Easiest way fetch the content inside single quotes might be just to strip off everything from both ends of each line, up to and including the single quote:
$ sed "s/^[^']*'//;s/'.*//" file
This sed expression consists of two commands:
s/^[^']*'// -- strips off all text to the first single quote,
s/'.*// -- strips off all text from the first (remaining) single quote to EOL.
To wrap this in a shell script that does something with that data requires .. well, a shell script...
You can parse this stuff using bash's
read command. For example:
sed "s/^[^']*'//;s/'.*//" file \
| while read left right; do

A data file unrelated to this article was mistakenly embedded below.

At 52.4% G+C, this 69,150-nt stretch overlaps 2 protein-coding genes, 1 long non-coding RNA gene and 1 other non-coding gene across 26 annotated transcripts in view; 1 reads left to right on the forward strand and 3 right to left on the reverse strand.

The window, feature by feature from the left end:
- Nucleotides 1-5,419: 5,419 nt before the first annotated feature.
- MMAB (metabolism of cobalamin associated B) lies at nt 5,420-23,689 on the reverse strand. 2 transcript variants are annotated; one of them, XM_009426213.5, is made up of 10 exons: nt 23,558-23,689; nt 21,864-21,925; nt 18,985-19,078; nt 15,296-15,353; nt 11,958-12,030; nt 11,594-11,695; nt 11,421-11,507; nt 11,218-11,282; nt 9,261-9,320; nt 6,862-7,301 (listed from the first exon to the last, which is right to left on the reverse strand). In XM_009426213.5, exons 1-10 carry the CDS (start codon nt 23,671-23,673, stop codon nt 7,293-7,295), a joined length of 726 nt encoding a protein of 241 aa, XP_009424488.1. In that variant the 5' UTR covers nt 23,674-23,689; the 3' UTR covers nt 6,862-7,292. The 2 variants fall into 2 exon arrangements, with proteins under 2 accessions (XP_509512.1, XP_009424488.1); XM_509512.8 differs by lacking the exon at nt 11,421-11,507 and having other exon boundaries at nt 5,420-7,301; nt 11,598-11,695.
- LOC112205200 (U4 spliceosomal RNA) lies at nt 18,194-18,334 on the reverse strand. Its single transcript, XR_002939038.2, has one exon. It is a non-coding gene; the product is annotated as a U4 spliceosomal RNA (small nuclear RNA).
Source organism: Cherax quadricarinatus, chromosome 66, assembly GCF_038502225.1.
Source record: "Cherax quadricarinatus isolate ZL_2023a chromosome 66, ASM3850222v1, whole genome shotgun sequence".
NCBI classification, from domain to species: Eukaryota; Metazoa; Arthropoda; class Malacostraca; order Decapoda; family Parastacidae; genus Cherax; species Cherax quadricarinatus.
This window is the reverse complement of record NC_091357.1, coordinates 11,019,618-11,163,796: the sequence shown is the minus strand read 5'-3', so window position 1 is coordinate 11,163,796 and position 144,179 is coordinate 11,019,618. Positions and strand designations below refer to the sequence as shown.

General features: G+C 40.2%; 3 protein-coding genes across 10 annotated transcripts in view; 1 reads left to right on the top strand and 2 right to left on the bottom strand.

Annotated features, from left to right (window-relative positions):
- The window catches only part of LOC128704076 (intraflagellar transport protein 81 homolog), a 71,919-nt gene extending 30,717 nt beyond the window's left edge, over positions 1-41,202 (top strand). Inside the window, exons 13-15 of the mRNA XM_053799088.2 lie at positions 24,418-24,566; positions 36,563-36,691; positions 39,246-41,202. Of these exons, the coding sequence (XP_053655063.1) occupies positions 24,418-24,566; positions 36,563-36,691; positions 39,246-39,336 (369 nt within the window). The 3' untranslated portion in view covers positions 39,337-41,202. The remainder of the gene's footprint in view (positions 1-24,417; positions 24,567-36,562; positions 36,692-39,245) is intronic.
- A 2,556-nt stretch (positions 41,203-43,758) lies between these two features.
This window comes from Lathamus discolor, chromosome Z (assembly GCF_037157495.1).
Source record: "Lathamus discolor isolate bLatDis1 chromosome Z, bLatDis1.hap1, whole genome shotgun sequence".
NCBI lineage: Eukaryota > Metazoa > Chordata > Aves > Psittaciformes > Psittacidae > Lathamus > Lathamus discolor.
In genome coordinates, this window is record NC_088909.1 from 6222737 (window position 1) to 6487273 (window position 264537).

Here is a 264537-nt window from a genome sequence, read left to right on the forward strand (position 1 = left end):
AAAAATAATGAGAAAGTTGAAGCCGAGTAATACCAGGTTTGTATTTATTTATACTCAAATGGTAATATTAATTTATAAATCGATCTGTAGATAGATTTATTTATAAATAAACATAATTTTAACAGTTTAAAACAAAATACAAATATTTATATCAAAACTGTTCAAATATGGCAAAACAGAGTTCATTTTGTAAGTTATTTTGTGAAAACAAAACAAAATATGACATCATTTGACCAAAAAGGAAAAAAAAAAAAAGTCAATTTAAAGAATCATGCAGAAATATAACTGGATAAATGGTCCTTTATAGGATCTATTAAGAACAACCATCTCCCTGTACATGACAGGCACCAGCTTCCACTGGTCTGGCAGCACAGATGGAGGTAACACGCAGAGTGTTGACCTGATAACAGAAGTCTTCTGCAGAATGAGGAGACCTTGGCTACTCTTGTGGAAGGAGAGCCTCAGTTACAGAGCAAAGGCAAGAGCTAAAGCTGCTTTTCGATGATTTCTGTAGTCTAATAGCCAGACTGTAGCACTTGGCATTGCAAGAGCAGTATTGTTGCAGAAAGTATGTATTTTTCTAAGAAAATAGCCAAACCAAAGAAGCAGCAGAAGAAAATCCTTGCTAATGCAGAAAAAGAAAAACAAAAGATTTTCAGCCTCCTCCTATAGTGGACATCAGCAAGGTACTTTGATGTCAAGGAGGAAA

echo "$left / $right"
To implement something that grabs contents of multiple single-quoted numbers, you can expand the sed script appropriately, and implement
if statements for the conditions you want. For example, a sed expression to grab the TWO single-quoted strings might be:
sed "s/^[^']*'\([^']*\)'[^']*'\([^']*\)'.*/\1 \2/"
This is a single large regex that uses two sets of brackets
\), to mark patterns that will be placed in the output,
But you might be better off parsing things according to column position:
$ while read _ _ _ A _ _ _ _ _ B _; do echo "$A .. $B"; done < file
'16/38' .. '21/29'
'11/29' .. '20/5'
Actually implementing your programming logic is left as an exercise to the reader. If you'd like us to help you with your script, please include your work so far.